And that's pretty hard to accomplish when all you've got to work with are words on a screen or a voice on the other end of a phone.

I've written extensively on this topic, so if you are interested in more tips, drop me a line at Matt@InsideEdgePR.com

Thursday, December 3, 2009

Super Shopper Spotter: The Commercial

Usually, my PR work involves more time on the keyboard and less time dashing to and fro in public while wearing a cape and red boots.

With that in mind, if you were in the Downtown Oak Park area a few days ago, you might have seen some especially bizarre behavior, even by Super Shopper Spotter standards.

Thankfully, Joe Kreml, producer of the Village of Oak Park's Cable Channel 6, swiftly created this 52-second segment to help explain Triple S's antics:

Monday, November 30, 2009

`Super Shopper Spotter' Picks Up Steam

Off to a good, fun start with Shop the Village, in my alter-ego character, Super Shopper Spotter.

Above is a photo and below is a video from my Saturday excursion, featuring a visit to Val's Halla Records on Harrison Street in Oak Park:

Wednesday, November 25, 2009

Pigs Get Fat, Hogs Get Slaughtered, PR-Style

"Pigs get fat, hogs get slaughtered."

In other words, don't get too greedy.

From the standpoint of creating something that is a legitimate, well-rounded piece of news, rather than a wholly self-serving PR piece that may turn off the media, the pigs/hogs axiom certainly applies.

There simply are times when it's best to share the spotlight rather than try to hog all of it. A current example illustrating that truth is a recently issued Inside Edge PR news release on an event called "Pancakes for Soldiers."

I learned of it from Pat Liss, the concierge at Five Seasons Family Sports Club in Burr Ridge. You can read the release at Triblocal.com here.

Here is a photo gallery that I assembled, with great support from organizer Tina Vandenbosch of Willowbrook.

Over the last three years, Pat has been a great source of excellent story ideas, often human-interest in nature.

And in this case, Pat was also part of the story, as it turns out. Of course, because Five Seaasons is a client--and because it played a key role in supporting the cause--the release included prominent mention of the club.

But it's not at the exclusion of noting others' support, from a local Starbucks to another company that donated a propane griddle.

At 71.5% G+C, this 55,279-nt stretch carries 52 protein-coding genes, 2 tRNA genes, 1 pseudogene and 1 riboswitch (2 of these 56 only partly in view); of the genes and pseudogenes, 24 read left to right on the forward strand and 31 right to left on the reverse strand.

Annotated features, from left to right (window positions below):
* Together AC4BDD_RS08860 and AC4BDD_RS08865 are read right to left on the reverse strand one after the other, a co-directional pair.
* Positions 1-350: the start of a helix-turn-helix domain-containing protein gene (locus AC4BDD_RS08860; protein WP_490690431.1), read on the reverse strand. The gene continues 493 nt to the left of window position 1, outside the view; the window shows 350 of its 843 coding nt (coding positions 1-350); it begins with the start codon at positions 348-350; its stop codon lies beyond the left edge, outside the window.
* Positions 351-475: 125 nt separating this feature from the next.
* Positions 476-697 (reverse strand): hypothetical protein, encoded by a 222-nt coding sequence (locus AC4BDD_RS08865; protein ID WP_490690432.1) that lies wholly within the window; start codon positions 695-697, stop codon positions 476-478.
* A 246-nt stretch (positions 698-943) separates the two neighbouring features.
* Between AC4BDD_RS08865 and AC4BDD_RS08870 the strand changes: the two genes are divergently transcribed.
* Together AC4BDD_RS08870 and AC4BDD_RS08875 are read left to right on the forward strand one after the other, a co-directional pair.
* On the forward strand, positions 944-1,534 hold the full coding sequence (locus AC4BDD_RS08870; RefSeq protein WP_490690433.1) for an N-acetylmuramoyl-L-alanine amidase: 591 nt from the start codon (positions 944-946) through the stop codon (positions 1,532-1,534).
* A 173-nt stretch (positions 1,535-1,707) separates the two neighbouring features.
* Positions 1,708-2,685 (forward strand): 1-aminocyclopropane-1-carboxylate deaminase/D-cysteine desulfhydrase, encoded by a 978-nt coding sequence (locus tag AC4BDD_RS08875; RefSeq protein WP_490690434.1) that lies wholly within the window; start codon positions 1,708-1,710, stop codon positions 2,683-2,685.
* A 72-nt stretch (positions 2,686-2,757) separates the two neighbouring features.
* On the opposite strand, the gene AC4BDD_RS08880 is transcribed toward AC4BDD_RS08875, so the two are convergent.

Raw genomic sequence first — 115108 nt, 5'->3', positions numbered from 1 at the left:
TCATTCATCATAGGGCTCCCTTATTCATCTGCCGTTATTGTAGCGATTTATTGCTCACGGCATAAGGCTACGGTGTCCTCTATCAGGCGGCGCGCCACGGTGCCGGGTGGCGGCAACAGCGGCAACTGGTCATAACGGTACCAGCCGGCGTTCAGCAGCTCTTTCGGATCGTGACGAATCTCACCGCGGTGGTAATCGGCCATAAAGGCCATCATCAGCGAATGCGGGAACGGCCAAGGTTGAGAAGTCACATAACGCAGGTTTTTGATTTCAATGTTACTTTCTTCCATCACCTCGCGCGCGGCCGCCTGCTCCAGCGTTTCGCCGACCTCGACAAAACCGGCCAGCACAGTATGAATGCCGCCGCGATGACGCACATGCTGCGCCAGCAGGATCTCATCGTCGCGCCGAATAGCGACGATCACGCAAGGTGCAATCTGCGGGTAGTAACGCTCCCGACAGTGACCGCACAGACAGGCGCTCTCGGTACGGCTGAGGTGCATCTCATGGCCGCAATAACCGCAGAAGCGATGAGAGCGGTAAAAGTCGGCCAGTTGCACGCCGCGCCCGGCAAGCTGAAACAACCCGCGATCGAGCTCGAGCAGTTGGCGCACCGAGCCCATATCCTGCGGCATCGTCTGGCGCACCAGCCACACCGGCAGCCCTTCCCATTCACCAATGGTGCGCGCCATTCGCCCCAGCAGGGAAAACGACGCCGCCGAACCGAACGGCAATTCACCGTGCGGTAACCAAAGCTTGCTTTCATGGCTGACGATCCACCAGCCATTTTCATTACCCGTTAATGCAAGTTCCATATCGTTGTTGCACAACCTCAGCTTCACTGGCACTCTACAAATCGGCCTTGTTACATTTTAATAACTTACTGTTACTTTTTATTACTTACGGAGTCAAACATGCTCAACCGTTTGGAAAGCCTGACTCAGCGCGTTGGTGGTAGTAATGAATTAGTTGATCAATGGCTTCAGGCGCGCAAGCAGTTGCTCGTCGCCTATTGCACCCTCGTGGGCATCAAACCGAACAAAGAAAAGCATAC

Friday, November 20, 2009

Shop the Village & Super Shopper Spotter

It's a bird...it's a plane...it's Super Shopper Spotter!

A new superhero has descended on Oak Park and he's on the lookout for people shopping locally. Bearing an uncanny resemblance to yours truly, S-3 (for short) is one of the new, fun wrinkles to the 2nd installment of the "Shop the Village" program whose implementation I will again be overseeing.

Check out more details at Shop the Village's official website, which has links to a news release, a YouTube channel and other specifics.

Thursday, November 19, 2009

When One-Sided Claims Masquerade As News

During my most recent "PR Secrets From a Media Insider" workshop a few days ago, a local businessman asked what time of day deadlines typically happen for the media.

Ten or 15 years ago, I could have easily laid out some specific windows of time, I replied. But these days, I added, the answer is literally “all the time.”

That is one of the most profound effects of the Internet and the media’s collective rush to be first with news, even if it’s incomplete, unbalanced and, in some cases, the hasty airing of publicly filed records without any discernible thought as to whether it is actually newsworthy.

Some so-called news group's apparent rationale: "We'll contact XYZ Company or ABC Source when we get around to publishing a story in our print edition--that's the `real' version anyhow."

Having been in newsrooms for most of my career, this insensitive illogic is galling. It fails to consider the impact that Internet content has on an individual or organizational reputation. The Internet is forever and everywhere. Print is limited, both in collective memory and geographic scope.

Compounding that sin, some draw extra attention to these “stories” with yellow, sensationalistic headlines that take highly questionable assertions and portray them as fact.

And then there's the recent element of using social media to draw online eyeballs to breaking stories. This is terrific...except when it puts the spotlight on pieces that are woefully under-reported and unfair in their treatment of one side of an issue or another.

The moment that journalistically slipshod content appears online, the damage has already been done. As previously mentioned, the Internet is forever and everywhere.

In the long run, I am confident, such reckless behavior will hasten the demise of shoddy journalists and half-baked news outlets that are little more than cut-and-paste hacks. Those in the community to whom such outlets render this brand of disservice will simply shift their trust--and advertising and circulation dollars--to those that treat information, especially those relating to volatile, one-sided claims, with care.

But what to do in the meantime? When those situations crop up, it is essential for advocates, such as PR professionals, to move quickly and forcefully in demanding ethical accountability and professionalism from the offending media outlet.

It surely doesn't reverse the damage, but at least it slows the bleeding.

Monday, November 9, 2009

Writing On `State of the Chicago Hotel Market'

It's been awhile since I wrote about hotels.

I've written about events at hotels, provided feature reporting for Time magazine on boutique hotels--and even went into one hotel room, right after a police officer, to report on a young man who had fallen to his death from a ledge.

But it wasn't until 10 days ago that I wrote about the hotel industry as a whole. It came in the form of a summary report of "The State of the Chicago Hotel Market and Its Reflection of Economic Conditions," at an Urban Land Institute meeting.